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Weight Management and Hypertension Services in a Rural Public Health Clinic | OMICS International | Abstract
ISSN: 2161-0711

Journal of Community Medicine & Health Education
Open Access

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Research Article

Weight Management and Hypertension Services in a Rural Public Health Clinic

Charles D Sands IV1*, Charles D Sands III2 and Robert W Hensarling3

1College of Allied Health, California Baptist University, Riverside, CA 92504, USA

2Dean and Professor, McWhorter School of Pharmacy, Samford University, Birmingham, AL 35229, USA

3Exercise Science and Sports Medicine, Samford University, Birmingham, AL 35229, USA

Corresponding Author:
Dr. Charles D Sands IV
Dean and Professor
College of Allied Health
California Baptist University
Riverside, CA 92504, USA

Received Date: November 25, 2011; Accepted Date: January 04, 2012; Published Date: January 06, 2012

Citation: Sands CD IV, Sands CD III, Hensarling RW (2012) Weight Management and Hypertension Services in a Rural Public Health Clinic. J Community Med Health Edu 2:115. doi: 10.4172/2161-0711.1000115

Copyright: © 2012 Sands CD IV, et al. This is an open-access article distributed under the terms of the Creative Commons Attribution License, which permits unrestricted use, distribution, and reproduction in any medium, provided the original author and source are credited.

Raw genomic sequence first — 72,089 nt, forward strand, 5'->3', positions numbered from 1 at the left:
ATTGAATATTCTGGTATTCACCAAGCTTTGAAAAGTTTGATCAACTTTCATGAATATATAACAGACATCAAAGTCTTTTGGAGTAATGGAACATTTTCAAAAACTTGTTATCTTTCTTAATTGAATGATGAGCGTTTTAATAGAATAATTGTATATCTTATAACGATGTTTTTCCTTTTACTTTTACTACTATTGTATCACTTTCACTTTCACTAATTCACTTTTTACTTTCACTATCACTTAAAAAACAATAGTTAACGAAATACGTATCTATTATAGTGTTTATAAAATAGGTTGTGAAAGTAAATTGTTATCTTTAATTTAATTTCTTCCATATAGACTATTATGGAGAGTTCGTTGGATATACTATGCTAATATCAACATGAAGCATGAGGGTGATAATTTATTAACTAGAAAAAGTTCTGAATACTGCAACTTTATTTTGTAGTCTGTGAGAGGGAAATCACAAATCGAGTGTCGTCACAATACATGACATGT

Objective: To improve chronic disease health outcomes through a culturally competent, preventive care intervention for the underserved, economically disadvantaged, underinsured, and other people of a rural Alabama county.

Design: One-group pre-test/post-test design.

Setting: Public health department in a rural county in the Southeastern part of the United States.

Methods: A free, weekly clinic was held at the county health department. The clinic was staffed by Samford University pharmacy and exercise science faculty, a public health pharmacy practice resident, senior pharmacy students, and undergraduate exercise science majors. During weekly visits patients had baseline measures assessed and they were interviewed on medication therapy, dietary practice, and exercise regimen. Weekly follow-up to previous sessions provided opportunities for health coaching and monitoring of goal-setting.

Results: The intervention clinic averaged 10 patients per week. Adult participants (n=357) had a mean age of 53.6±17.3. Comparison of year 1 (201.3±51.5) and year 2 (187.1±67.6) weight was statistically significant (p=0.004). Year 1 systolic blood pressure was 141.6±18.4 mmHg and diastolic blood pressure was 79.2±10.6. Where follow-up measures were available (n=81), the year 2 systolic blood pressure was 139.2±20.4 mmHg while the year 2 diastolic blood pressure was 77.1±11.8 mmHg. Year 1 BMI was 32.1±12.7 and year 2 BMI was 31.5±14.9 (n=23).

Conclusion: Preventive services provided by pharmacists and health educators had a statistically significant effect on weight loss. While not statistically significant, clinical significance is noted on other key measures as blood pressure and BMI were trending in a positive direction. Further efforts towards weight loss will likely result in statistically significant changes to blood pressure and BMI.


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